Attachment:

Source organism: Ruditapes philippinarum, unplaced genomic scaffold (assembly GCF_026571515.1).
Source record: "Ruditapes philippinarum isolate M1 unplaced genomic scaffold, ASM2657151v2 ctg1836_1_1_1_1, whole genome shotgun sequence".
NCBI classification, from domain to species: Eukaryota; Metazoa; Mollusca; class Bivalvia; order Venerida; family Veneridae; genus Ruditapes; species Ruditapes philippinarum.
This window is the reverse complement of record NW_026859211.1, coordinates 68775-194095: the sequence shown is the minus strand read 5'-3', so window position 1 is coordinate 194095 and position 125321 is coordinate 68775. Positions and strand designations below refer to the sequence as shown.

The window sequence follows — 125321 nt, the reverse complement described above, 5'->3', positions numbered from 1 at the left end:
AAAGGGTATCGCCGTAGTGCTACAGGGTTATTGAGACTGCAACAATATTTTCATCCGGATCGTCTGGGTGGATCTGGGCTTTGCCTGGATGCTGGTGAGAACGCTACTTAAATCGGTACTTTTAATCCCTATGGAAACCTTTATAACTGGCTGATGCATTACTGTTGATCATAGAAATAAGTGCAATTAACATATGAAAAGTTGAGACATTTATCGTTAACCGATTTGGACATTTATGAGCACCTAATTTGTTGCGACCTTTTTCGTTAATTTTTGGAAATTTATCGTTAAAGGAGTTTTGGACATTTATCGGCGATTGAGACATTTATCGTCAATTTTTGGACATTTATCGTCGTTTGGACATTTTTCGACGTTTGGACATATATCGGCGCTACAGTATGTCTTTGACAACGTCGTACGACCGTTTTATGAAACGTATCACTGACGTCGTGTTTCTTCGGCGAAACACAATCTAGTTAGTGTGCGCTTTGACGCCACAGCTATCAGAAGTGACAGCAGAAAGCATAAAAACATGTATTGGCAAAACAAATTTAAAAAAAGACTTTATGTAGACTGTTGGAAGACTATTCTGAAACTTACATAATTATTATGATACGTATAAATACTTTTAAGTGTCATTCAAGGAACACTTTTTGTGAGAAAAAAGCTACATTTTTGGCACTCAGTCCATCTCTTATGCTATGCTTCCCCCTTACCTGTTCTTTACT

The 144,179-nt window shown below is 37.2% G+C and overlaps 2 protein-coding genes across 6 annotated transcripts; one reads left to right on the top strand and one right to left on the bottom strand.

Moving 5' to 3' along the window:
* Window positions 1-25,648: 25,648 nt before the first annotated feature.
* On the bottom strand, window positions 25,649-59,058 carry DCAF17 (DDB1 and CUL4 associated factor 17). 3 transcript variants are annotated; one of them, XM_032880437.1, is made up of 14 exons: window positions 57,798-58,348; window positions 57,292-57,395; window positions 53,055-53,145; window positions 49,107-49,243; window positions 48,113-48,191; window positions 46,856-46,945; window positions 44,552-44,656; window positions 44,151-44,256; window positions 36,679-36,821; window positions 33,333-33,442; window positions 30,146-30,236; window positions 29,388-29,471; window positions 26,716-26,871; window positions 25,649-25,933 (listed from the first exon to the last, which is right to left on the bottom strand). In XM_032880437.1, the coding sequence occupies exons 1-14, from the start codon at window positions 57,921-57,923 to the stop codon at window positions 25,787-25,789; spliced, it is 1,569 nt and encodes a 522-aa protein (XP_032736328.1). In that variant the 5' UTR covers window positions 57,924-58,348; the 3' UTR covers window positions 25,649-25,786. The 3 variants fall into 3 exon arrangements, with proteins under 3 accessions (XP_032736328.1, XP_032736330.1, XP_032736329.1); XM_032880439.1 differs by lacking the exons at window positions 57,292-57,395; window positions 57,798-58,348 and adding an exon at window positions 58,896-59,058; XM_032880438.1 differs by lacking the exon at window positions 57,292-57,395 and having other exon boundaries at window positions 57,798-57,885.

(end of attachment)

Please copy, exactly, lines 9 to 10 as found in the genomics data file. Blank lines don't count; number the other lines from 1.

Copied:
* Window positions 1-25,648: 25,648 nt before the first annotated feature.
* On the bottom strand, window positions 25,649-59,058 carry DCAF17 (DDB1 and CUL4 associated factor 17). 3 transcript variants are annotated; one of them, XM_032880437.1, is made up of 14 exons: window positions 57,798-58,348; window positions 57,292-57,395; window positions 53,055-53,145; window positions 49,107-49,243; window positions 48,113-48,191; window positions 46,856-46,945; window positions 44,552-44,656; window positions 44,151-44,256; window positions 36,679-36,821; window positions 33,333-33,442; window positions 30,146-30,236; window positions 29,388-29,471; window positions 26,716-26,871; window positions 25,649-25,933 (listed from the first exon to the last, which is right to left on the bottom strand). In XM_032880437.1, the coding sequence occupies exons 1-14, from the start codon at window positions 57,921-57,923 to the stop codon at window positions 25,787-25,789; spliced, it is 1,569 nt and encodes a 522-aa protein (XP_032736328.1). In that variant the 5' UTR covers window positions 57,924-58,348; the 3' UTR covers window positions 25,649-25,786. The 3 variants fall into 3 exon arrangements, with proteins under 3 accessions (XP_032736328.1, XP_032736330.1, XP_032736329.1); XM_032880439.1 differs by lacking the exons at window positions 57,292-57,395; window positions 57,798-58,348 and adding an exon at window positions 58,896-59,058; XM_032880438.1 differs by lacking the exon at window positions 57,292-57,395 and having other exon boundaries at window positions 57,798-57,885.